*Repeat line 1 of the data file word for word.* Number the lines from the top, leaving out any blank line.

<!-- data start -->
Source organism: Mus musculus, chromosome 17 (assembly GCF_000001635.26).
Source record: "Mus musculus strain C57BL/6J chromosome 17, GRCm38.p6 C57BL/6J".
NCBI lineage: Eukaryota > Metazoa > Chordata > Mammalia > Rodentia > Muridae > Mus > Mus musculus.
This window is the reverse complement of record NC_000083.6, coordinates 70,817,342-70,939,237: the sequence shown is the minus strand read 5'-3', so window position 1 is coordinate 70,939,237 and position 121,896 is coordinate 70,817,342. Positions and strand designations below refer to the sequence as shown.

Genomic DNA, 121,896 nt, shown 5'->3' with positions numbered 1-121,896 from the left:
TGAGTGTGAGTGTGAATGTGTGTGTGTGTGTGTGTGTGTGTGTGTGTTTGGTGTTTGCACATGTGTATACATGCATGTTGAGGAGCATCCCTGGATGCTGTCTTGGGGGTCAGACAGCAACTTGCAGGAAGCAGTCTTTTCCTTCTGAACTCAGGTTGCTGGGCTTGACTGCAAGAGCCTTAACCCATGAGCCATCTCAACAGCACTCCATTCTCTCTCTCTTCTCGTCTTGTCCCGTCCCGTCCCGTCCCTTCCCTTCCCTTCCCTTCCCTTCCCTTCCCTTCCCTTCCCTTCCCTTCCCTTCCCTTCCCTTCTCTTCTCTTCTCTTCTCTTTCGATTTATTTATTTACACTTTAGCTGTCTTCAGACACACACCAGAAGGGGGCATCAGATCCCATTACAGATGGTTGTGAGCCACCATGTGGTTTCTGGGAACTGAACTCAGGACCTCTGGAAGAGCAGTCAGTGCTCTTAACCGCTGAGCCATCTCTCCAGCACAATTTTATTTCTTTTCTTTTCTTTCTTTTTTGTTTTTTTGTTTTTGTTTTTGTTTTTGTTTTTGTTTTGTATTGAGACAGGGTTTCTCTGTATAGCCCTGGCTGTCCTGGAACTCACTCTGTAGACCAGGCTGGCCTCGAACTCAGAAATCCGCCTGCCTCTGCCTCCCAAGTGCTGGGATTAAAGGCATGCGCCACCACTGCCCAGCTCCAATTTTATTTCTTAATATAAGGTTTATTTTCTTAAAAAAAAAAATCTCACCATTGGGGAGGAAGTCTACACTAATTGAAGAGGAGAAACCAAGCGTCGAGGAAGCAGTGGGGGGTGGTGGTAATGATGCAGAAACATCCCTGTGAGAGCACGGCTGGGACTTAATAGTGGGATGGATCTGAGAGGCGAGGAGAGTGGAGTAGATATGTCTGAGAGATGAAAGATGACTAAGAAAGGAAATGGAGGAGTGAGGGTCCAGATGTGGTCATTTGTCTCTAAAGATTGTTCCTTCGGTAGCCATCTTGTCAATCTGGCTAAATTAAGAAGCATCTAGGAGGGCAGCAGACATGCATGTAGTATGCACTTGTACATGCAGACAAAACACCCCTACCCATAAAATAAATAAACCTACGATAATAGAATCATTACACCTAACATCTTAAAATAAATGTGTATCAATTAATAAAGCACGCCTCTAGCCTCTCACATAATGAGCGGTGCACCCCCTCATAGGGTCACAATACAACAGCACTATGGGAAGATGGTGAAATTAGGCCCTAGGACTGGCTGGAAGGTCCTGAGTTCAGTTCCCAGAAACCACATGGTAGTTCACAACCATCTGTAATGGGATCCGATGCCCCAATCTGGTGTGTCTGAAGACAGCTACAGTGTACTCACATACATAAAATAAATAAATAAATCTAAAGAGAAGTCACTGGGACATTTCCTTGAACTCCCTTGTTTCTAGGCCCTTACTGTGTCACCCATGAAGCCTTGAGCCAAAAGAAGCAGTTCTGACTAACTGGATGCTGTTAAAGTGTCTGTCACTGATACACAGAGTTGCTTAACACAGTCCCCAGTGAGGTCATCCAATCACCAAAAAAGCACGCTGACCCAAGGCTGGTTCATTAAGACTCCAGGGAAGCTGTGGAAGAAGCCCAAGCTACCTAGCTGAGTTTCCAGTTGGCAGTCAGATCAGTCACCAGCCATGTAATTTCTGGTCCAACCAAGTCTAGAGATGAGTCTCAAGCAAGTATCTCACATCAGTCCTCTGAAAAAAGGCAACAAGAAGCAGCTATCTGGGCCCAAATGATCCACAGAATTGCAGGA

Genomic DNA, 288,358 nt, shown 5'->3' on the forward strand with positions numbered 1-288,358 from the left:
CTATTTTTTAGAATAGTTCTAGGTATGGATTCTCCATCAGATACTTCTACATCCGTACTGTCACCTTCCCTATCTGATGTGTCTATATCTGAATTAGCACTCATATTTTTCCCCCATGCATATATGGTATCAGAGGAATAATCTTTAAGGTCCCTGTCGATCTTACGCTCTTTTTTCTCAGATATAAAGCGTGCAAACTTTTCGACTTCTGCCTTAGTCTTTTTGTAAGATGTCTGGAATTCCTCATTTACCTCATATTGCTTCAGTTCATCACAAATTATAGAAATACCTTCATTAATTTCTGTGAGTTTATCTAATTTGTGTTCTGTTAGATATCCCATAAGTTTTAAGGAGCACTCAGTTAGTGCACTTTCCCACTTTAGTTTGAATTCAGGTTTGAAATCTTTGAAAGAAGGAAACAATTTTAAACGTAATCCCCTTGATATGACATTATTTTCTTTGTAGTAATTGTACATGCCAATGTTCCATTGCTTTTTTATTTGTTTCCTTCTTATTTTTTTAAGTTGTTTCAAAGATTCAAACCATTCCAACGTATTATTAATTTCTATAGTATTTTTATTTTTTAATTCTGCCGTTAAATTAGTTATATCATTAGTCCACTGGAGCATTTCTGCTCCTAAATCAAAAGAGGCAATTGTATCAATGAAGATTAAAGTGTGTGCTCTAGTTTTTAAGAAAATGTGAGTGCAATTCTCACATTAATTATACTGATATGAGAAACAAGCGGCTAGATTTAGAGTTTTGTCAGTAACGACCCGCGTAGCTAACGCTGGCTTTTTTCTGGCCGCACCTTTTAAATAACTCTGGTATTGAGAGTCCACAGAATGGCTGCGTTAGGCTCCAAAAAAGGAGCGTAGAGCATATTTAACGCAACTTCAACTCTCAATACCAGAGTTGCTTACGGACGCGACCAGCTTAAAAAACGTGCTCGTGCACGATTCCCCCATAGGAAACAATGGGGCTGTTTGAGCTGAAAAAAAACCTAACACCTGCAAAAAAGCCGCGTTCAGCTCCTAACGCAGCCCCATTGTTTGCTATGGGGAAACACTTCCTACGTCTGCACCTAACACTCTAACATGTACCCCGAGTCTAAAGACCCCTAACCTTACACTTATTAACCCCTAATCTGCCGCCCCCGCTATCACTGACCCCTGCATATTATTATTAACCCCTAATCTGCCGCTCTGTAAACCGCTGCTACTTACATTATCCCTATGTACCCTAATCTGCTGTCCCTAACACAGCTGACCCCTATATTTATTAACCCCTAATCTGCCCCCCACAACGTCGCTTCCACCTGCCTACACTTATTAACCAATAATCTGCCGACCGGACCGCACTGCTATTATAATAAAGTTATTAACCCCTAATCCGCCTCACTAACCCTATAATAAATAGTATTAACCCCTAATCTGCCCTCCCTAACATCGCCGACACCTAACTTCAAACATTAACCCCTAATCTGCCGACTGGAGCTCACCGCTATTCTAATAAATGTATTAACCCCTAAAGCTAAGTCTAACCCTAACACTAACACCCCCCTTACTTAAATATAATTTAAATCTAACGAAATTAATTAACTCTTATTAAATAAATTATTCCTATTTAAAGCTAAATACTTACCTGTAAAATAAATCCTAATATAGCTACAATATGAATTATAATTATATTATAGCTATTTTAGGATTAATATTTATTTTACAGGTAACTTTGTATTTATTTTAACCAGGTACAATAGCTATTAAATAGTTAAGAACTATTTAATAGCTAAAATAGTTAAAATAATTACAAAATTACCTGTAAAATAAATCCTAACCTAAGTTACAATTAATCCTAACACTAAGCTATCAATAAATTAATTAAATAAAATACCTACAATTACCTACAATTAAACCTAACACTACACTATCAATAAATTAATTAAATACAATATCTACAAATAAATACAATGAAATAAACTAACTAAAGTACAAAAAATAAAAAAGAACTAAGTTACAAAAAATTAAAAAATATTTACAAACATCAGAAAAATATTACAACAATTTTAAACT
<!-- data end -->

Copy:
Source organism: Mus musculus, chromosome 17 (assembly GCF_000001635.26).